Monday, April 9, 2012
Easter Dinner for Wayward Children
For two years, my sister Wendy and I lived together in a small house in the North Hollywood neighborhood of Los Angeles. She was finishing up her undergrad at Occidental College and I was going to grad school at Claremont. As Easter rolled around that first year we lived together, we both found ourselves craving the traditional Easter foods of our youth. We have always been a family of holiday food traditions. Christmas eve was grandma’s paella and empanadas, in honor of my grandfather’s Spanish heritage. Christmas morning, bagels and lox, a nod I suppose, to our some Jewish lineage in our family, and also just because we like it. Christmas dinner was crown roast of lamb and twice baked potatoes. But Easter was always one of our favorites, a Honeybaked Ham, as in from the Honeybaked store, scalloped potatoes, which is the definitively the best way to eat them and an old English family recipe for a sweet wine and raisin sauce that gets poured over absolutely everything. Followed, if you can find the room, by peach cobbler. An unusual variation on the recipe that somewhat resembles a clafoutis, with puffs of airy cake made with lots of spiced rum surrounding sweet peaches.
Neither of us were particularly religious, Wendy and I both leaned towards a more universal approach to spirituality, understanding and respecting the beliefs and traditions of a number of different religions. But we also both understood that sometimes, holidays are less about the historical moments they symbolize and more about the way they give us an opportunity to come together, and a chance to share the things we have with those around us who we care about. Things like love, and peach cobbler. So we decided to pull together the family recipes, make a trip to the Honeybaked Ham Store. And then we put the word out to friends – those displaced from families due to college or work. Those with no connection to their families, those with no connection to the idea of holidays. There was no formal invitation, just an open door policy. We called it our “Easter Dinner for Wayward Children.” We were very clever back then. We had a full house and a houseful of full tummies. So we did it again the following year. Same menu, same policy, same chance to share with friends who didn’t have other plans.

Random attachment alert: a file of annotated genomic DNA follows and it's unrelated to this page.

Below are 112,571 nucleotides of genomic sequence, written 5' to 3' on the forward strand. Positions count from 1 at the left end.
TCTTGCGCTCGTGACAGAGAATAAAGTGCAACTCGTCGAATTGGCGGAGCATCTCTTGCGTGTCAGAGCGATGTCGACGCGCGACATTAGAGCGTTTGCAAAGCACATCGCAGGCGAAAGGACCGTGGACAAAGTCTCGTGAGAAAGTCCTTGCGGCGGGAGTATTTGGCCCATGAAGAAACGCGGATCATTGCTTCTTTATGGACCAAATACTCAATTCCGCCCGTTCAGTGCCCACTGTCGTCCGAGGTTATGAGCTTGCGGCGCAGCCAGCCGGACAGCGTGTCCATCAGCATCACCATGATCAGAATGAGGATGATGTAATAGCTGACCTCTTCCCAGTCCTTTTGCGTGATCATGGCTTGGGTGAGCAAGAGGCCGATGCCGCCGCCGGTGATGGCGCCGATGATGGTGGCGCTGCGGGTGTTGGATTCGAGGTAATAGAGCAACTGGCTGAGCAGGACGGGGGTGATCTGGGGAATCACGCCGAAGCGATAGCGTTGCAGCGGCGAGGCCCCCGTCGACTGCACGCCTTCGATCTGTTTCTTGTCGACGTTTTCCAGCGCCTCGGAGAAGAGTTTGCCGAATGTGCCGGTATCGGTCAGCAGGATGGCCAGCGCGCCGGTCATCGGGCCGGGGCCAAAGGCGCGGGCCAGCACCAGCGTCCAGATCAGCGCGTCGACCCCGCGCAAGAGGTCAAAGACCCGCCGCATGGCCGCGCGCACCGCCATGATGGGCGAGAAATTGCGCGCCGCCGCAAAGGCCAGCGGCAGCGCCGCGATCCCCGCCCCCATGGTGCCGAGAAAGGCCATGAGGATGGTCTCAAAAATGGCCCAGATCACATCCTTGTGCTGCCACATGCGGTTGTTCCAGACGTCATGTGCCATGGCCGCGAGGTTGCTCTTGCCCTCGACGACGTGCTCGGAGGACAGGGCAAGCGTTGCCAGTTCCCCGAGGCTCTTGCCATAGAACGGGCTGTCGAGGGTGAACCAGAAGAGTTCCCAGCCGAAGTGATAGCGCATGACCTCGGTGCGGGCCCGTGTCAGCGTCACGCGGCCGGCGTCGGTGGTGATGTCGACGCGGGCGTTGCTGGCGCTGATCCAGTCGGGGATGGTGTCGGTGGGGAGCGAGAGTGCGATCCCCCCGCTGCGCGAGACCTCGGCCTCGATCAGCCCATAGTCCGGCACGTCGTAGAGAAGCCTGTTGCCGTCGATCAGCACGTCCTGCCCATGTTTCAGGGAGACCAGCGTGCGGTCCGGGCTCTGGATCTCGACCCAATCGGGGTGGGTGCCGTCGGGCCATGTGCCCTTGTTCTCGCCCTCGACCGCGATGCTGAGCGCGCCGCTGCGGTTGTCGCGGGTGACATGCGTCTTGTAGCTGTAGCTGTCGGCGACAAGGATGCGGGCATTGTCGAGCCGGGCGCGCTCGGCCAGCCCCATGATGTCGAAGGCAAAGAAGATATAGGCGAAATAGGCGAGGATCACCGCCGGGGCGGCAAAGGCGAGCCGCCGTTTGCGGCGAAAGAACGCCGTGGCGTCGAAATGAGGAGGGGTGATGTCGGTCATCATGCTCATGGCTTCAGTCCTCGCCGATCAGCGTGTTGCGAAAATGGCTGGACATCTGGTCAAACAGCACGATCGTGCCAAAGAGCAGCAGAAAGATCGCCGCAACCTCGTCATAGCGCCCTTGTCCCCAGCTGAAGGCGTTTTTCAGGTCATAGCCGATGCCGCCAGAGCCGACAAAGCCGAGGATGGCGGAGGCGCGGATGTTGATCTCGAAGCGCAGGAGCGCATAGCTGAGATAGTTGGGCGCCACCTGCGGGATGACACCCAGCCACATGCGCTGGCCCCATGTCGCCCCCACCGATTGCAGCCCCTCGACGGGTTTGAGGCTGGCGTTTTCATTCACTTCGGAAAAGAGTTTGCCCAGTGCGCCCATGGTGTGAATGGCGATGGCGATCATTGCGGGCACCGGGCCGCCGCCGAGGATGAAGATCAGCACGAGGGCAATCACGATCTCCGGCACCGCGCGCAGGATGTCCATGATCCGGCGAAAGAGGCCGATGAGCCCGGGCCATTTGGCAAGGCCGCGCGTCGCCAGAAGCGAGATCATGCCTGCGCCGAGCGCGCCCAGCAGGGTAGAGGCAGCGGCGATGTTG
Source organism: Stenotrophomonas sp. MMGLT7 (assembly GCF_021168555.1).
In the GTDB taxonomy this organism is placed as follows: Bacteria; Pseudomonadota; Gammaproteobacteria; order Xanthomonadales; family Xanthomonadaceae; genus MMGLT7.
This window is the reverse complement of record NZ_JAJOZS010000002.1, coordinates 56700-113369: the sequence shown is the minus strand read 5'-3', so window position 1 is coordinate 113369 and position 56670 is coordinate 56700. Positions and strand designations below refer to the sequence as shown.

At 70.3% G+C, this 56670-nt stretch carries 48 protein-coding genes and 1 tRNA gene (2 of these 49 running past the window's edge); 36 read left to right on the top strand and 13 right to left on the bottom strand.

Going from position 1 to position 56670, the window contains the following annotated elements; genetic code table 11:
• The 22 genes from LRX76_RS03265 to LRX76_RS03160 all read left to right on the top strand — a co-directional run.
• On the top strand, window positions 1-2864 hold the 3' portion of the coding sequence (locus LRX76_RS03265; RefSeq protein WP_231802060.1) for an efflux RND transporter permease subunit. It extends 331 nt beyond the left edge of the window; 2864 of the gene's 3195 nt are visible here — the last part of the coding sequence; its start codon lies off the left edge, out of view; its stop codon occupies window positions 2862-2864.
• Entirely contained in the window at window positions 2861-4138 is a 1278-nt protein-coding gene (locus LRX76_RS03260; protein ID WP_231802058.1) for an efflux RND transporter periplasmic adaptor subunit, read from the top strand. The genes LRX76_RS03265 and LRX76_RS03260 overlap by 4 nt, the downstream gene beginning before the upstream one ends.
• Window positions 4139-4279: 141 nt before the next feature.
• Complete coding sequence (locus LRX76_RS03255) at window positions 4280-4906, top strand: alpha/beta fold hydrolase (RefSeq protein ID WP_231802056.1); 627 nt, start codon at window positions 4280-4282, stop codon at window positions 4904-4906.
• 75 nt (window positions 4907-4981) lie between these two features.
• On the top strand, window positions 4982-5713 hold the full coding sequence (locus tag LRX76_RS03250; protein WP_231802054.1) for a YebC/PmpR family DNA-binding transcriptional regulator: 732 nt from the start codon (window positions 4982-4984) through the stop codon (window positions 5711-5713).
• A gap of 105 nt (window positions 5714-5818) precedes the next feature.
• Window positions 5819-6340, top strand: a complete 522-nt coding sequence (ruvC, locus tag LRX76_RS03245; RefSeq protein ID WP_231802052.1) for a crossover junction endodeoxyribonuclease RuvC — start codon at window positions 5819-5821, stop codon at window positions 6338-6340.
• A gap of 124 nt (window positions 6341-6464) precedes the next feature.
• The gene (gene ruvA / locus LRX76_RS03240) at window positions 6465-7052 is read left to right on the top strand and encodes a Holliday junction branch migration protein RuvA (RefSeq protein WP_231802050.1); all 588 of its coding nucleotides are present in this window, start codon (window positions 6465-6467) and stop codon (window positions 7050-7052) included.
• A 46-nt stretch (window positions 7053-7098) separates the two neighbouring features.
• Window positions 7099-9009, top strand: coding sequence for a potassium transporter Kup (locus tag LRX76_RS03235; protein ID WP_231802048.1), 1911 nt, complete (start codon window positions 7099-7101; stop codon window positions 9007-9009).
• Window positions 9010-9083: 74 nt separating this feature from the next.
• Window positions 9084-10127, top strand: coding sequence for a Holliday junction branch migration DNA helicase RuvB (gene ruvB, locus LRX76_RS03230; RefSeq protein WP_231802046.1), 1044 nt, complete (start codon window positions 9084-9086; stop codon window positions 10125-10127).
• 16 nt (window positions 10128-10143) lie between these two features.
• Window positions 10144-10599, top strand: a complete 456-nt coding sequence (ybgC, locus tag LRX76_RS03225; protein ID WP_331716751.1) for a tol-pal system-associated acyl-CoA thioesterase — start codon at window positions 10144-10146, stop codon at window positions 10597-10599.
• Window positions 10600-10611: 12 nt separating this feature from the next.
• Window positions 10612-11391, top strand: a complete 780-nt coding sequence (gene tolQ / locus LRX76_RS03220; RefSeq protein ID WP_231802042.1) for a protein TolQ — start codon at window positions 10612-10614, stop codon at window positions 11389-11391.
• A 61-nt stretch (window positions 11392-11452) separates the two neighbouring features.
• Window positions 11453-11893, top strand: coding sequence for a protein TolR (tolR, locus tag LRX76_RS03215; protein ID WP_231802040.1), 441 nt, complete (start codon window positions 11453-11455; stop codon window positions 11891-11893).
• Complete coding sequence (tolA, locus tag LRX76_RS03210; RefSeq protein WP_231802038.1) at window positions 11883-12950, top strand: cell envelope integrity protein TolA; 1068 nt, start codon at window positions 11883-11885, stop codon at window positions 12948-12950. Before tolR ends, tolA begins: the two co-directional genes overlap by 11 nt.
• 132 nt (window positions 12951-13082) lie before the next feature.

After Wendy was killed, I took a little hiatus from my regularly scheduled life. But as things began to turn right-side up again, I tried to reconstruct those dinners from my own little rental house in LA. What’s funny is that I know I had a few of them over the last 11 years and I know people came, but it just wasn’t quite the same, and to be honest, though it makes me sad to say it, because I know that friends I love dearly came, I don’t even really remember them.
About a year ago I moved back to Dallas. We didn’t do Easter dinner last year, I was still in the midst of the adjustment process from moving across the country. But last week, I suddenly got the craving. The one for ham and scalloped potatoes with wine sauce all over everything. The one for a holiday shared with friends. And the one for making Easter dinner with my sister. Two of my best friends moved back to Texas within the same six months that I did. So I put out an invite to them, and to another friend, one who went to school with my sister and has become a part of our family in lieu of a great relationship with her own.
Saturday afternoon, I made wine sauce and peach cobbler in the kitchen I grew up cooking in. One I spent countless hours in with my sister. She was with me, making sure the flavors were right in the sauce. Definitely making sure I had a heavy hand with the rum in the cobbler. Sharing in my enjoyment during what she thought was the best part of the cobbler making process, when you got to squish the peaches in your hands and let them fall into the batter. Sunday, I scalloped the potatoes, cutting my finger twice while peeling them and wishing I could hand that job off to Wendy. And Sunday evening, with my dad out of town, we sat around my family’s dining room table. Renee’s new fiancé was with her, and Alika’s boyfriend came too. And Tash, my mom and me. Wendy was there too, in the house, in the meal and in our memories. Our Easter Dinner for Wayward Children was complete. And then I realized that we were no longer wayward. And as we laughed and ate and drank, and drank some more, I knew that we had all somehow, found our way home.